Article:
On Sunday afternoon, March 11, 2012, on the eve of my mother-in-law’s first death anniversary, the family and close friends gathered in the chapel of the Maryknoll Sisters’ Residential Center in Ossining, New York.
The Nuns ushered us all in. After some familiarizing with the important passages and songs, we proceeded with the mass. We celebrated her life and her passing. This was a place familiar to her. She had spent a few holidays there when the family threw holiday parties for the retired sisters.
After the mass, we proceeded to Agnes’ house for merienda cena. I guess the closest thing to this is High Tea. Or, merienda-cena
accompanada de te. Not quite the mid-afternoon snack because it’s quite a spread of food. Not quite dinner either because it’s a little early.
First there was the pig. The poor thing did not stand a chance. It was roasted to perfection, crisp on the outside, juicy, melt-in-your-mouth tender and flavorful inside. Imagine about forty people on a feeding frenzy! With a glass of red on one hand, we poked and prodded until we had our fill. Then, we reluctantly tore ourselves away from the table.
Then there was the spread in the main dining room. These were mostly her favorite foods: More lechon (the roasted pig), Dinuguan served with rice puto on the side, beef kaldereta, pancit malabon, Merle’s fresh salad greens, roasted Peking duck, Biriani rice with curried shrimp from Leoni, mixed vegetable saute from Agnes (to keep a semblance of a balanced meal!).
You’d think we’d go very austere for dessert after this, right? Think again! Out came the multi-layered decadent chocolate cake, sapin-sapin with toasted coconut on top, bibingkang malagkit, polvoron and boat tarts, bibingka galapong with salted eggs and cheese, and the sansrival. Some of us had to have our coffee and tea to get us through.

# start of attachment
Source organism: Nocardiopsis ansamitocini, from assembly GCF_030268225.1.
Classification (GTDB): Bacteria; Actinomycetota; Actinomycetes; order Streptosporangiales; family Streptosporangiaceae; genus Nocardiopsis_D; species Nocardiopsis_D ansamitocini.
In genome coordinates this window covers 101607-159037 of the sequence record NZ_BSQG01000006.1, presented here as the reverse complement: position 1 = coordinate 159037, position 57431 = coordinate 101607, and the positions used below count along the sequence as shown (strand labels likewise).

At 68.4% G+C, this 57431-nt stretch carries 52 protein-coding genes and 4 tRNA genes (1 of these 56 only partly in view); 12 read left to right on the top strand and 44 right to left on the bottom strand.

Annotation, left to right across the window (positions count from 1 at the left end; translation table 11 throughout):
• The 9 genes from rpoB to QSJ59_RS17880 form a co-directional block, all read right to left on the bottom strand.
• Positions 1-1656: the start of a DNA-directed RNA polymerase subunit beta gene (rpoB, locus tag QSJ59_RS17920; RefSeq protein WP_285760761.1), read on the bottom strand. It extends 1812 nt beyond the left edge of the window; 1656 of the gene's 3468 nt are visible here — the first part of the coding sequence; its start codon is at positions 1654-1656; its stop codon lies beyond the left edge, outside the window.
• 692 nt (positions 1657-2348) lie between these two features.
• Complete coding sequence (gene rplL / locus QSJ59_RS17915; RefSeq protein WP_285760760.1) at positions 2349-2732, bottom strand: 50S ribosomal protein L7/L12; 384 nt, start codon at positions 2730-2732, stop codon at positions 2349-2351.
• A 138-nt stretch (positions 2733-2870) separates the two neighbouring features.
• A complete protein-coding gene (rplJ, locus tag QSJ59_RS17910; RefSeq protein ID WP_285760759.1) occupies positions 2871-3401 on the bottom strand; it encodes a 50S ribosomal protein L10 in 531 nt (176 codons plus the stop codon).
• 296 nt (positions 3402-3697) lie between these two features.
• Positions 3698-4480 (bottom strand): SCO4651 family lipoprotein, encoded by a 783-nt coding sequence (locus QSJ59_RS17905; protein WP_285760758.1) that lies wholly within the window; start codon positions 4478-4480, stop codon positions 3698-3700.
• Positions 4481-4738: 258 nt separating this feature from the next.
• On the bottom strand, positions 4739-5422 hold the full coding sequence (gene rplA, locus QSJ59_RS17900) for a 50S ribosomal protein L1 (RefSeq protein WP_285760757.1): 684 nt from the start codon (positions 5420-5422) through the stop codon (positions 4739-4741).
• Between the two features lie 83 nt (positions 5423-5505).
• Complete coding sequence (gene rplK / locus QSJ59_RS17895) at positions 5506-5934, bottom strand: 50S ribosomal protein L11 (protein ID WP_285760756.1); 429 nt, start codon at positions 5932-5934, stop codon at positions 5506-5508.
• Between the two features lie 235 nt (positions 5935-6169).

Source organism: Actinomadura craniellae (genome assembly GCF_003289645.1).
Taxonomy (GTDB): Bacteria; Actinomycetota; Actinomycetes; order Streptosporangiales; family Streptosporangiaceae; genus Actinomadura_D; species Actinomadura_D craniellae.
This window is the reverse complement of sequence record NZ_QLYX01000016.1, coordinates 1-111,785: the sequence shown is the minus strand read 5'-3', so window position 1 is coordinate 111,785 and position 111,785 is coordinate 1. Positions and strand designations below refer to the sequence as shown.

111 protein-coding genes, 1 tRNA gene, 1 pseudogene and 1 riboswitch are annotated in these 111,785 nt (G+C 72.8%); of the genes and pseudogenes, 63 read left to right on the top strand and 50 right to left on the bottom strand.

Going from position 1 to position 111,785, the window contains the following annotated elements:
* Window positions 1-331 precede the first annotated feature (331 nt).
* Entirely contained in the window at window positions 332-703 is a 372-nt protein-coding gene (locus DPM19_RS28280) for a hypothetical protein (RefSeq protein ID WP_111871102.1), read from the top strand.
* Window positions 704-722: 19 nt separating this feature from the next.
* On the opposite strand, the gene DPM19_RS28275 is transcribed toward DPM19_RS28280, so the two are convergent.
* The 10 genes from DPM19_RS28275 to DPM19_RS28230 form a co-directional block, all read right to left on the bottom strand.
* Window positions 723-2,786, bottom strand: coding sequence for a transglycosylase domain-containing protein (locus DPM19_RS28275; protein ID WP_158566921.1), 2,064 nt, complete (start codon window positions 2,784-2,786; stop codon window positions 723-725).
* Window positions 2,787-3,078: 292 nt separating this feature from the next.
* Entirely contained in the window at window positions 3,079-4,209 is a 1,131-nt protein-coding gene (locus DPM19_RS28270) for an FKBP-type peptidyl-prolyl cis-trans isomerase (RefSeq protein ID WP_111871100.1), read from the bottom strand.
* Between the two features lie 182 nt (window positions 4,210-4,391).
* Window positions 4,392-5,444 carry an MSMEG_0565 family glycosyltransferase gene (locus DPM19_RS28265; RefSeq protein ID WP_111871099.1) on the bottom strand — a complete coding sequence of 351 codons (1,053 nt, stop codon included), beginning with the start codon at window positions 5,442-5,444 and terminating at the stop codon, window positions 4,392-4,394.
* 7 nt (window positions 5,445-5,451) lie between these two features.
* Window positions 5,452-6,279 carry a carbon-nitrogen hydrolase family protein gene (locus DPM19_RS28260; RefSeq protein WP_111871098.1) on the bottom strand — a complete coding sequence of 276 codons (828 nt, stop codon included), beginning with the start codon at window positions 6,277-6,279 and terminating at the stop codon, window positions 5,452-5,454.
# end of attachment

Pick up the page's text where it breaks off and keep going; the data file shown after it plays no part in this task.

As the evening wore on, stories abound. We remembered the last three years. Everyone called her “Nanay,” which means mother, in Tagalog. It did not matter if you were related to her or if you were one of her regular customers at her dress shop. She was “Nanay” to practically everyone who knew her.
And so, we look back to the time that brought us to March 12, 2011, when she passed. She was healthy until the last two years. She had always taken care of herself. In spite of a major setback in September, 2009, we could see that she fought hard to regain some of her strength. She had always been a strong person. And at this period in her life, she was determined to go in her own terms. In her own time.
Nanay wanted to die at home in Manila. She wanted her family around her. She did not want to suffer or be in too much pain. We all did our best to fulfill her wishes. No heroics. No fanfare. Just quiet company beside her. Louie to control her discomfort. The family to wait patiently with her. In the end, it was a good death. It was a beautiful death.